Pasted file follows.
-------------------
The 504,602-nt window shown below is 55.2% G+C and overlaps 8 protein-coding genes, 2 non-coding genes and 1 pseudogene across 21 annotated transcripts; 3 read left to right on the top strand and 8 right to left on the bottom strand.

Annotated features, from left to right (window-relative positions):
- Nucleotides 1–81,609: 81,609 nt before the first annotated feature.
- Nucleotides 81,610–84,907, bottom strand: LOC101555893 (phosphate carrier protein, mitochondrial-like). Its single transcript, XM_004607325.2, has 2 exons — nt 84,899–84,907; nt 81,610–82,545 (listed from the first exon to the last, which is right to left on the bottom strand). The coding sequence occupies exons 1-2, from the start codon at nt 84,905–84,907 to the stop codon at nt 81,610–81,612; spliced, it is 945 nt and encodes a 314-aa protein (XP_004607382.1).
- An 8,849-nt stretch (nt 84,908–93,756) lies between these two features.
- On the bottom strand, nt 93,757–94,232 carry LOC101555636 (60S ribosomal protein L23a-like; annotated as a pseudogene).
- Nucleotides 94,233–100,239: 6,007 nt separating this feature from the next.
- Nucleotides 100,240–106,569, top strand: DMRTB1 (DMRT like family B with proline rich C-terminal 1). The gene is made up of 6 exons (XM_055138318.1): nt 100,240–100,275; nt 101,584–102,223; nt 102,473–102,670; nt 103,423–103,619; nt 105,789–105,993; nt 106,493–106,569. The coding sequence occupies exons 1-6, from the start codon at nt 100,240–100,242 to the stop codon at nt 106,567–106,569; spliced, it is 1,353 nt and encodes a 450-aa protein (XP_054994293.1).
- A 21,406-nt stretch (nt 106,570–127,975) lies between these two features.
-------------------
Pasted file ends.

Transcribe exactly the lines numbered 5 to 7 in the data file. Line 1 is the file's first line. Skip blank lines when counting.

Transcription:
- An 8,849-nt stretch (nt 84,908–93,756) lies between these two features.
- On the bottom strand, nt 93,757–94,232 carry LOC101555636 (60S ribosomal protein L23a-like; annotated as a pseudogene).
- Nucleotides 94,233–100,239: 6,007 nt separating this feature from the next.